Even with Cy Young showing, 2017 was a grind for Scherzer

It’s easily forgotten now, because so much has transpired since, but Max Scherzer had a serious problem in spring training. He couldn’t throw a fastball with his normal grip, the pressure of the side of the ball on the previously fractured knuckle on his right ring finger too painful.

Things got so bad that Scherzer, who had to withdraw from the World Baseball Classic due to the injury, wound up changing his grip altogether. Instead of throwing fastballs with the traditional two fingers grasping the top of the ball, he started throwing them with three fingers in that position, protecting his healing ring finger.

It wasn’t until March 22 that Scherzer finally made his Grapefruit League debut, and did so throwing with a normal grip. Crisis averted.

Which might well have been the overriding theme to Scherzer’s 2017 season. He averted a bunch of crises along the way, from the fractured knuckle to a line drive off his knee to a bad disk in his neck to a line drive off his calf to a hamstring strain suffered in his final regular season appearance.

max-scherzer-nlds-walk.jpgScherzer never had to miss significant time, but he nonetheless made his fewest starts (31) and threw his fewest innings (200 2/3) in five years.

Which could only lead the uninformed spectator to conclude that the Nationals ace had a rough season. A rough season that still culminated in a Cy Young Award, the third of his career and second in a row.

There are any number of ways to appreciate Scherzer’s award-winning season, but perhaps the most impressive thing about it was the fact he rarely was 100 percent healthy when he took the mound.

“I really have to thank the training staff,” the 33-year-old pitcher said Wednesday night. “I dealt with a lot of injuries that maybe weren’t at the forefront of everyone’s mind. Everyone had a role in keeping me on the field, and I’m very grateful for all their hard work. Without their hard work, I probably wouldn’t be here.”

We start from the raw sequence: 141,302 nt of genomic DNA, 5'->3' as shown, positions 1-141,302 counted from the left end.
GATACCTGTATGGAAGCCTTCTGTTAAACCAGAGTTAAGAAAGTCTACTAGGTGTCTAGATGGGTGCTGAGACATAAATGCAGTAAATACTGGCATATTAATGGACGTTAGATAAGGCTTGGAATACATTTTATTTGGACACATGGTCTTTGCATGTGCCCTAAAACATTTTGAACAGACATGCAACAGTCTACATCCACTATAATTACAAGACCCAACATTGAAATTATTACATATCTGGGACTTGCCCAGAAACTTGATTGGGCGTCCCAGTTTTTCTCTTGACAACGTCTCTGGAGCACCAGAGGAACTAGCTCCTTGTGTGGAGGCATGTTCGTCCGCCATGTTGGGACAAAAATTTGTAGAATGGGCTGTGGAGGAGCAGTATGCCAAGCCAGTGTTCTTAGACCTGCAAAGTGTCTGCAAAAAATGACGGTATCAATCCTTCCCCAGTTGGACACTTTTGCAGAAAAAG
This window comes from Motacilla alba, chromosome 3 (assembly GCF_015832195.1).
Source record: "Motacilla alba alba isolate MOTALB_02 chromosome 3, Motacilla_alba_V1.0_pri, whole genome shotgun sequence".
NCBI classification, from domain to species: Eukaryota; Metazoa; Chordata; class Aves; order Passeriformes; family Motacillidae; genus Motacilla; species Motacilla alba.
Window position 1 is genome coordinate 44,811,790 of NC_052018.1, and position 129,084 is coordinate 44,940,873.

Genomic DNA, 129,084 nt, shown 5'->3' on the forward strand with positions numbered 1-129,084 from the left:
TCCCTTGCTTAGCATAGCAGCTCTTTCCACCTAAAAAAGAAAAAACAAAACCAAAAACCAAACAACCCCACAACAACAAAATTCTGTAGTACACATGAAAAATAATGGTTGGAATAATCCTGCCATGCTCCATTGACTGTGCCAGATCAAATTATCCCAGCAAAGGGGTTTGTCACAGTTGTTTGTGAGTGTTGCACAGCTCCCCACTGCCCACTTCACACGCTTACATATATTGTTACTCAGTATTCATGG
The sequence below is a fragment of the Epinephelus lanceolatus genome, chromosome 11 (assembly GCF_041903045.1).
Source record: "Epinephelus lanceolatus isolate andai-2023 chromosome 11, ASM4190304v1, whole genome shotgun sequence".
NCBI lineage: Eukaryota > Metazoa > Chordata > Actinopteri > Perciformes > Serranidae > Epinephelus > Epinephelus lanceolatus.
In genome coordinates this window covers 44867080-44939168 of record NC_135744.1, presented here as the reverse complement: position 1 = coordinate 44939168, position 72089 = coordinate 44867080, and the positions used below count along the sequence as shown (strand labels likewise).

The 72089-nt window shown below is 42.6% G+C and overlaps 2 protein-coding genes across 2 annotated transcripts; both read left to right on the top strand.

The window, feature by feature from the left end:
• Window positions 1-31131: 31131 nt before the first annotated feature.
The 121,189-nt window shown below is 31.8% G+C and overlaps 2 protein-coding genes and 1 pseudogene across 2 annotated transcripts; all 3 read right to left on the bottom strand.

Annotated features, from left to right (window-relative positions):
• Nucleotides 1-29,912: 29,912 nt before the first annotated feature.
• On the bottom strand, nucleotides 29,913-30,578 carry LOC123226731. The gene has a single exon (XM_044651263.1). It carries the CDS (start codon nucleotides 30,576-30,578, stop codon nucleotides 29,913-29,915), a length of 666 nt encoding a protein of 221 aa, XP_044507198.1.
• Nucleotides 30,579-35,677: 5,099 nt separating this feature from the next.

Make no mistake, this season was a grind for Scherzer, especially the second half, during which he suffered from his neck ailment, the comebacker off his calf and then the hamstring strain. That last ailment prevented him from starting until Game 3 of the National League Division Series and reduced him to a relief role in the pivotal Game 5 loss to the Cubs.

How good, then, was he to have still produced the kind of numbers required to win a Cy Young Award in a year in which the two other finalists (teammate Stephen Strasburg and Dodgers ace Clayton Kershaw) each had a viable case for the trophy?

The answer: really good.

Scherzer is a perfectionist, constantly striving to improve in any way he can, rarely 100 percent satisfied with what he’s done. It suits him well, but it also leaves him still stewing over the manner in which the season ended for him and his team.

Pitching out of the bullpen in Game 5, Scherzer endured through a nightmare top of the fifth, allowing four runs via a series of bizarre events and turning a 4-3 Nationals lead into a 7-4 deficit. Though plenty of others were to blame as well, he’s the one who forever will have an “L” next to his name in the box score as the game’s losing pitcher.

That fact still gnaws away at Scherzer.

“You linger on it,” he said. “If you didn’t, I don’t think you’d be human. I couldn’t even watch the LCS at all. I couldn’t watch baseball for the next 10 days. I am a baseball fan, so I watched the World Series. And it was an unbelievable World Series. But that series against the Cubs will eat at me for the entire offseason.”

When Scherzer reports for spring training three months from now, he’ll be healthy. He’ll also be entering his 10th full big league season, his 34th birthday looming in July.

If history has taught us anything, we know it’s only going to get harder for Scherzer from here on out. He’s one of the sport’s most reliable workhorses, making at least 30 starts for nine straight years. Only Jon Lester can say the same.

If the last three seasons watching Scherzer at his absolute peak, though, has taught us anything else, it’s that nobody is more driven. Not simply to duplicate what he’s been doing year in and year out. But to elevate himself to yet another level.

“My only goal for 2018 is to be a better pitcher than I was in 2017,” he said.

Given how good he just was, it’s scary to think how much better he could still be.

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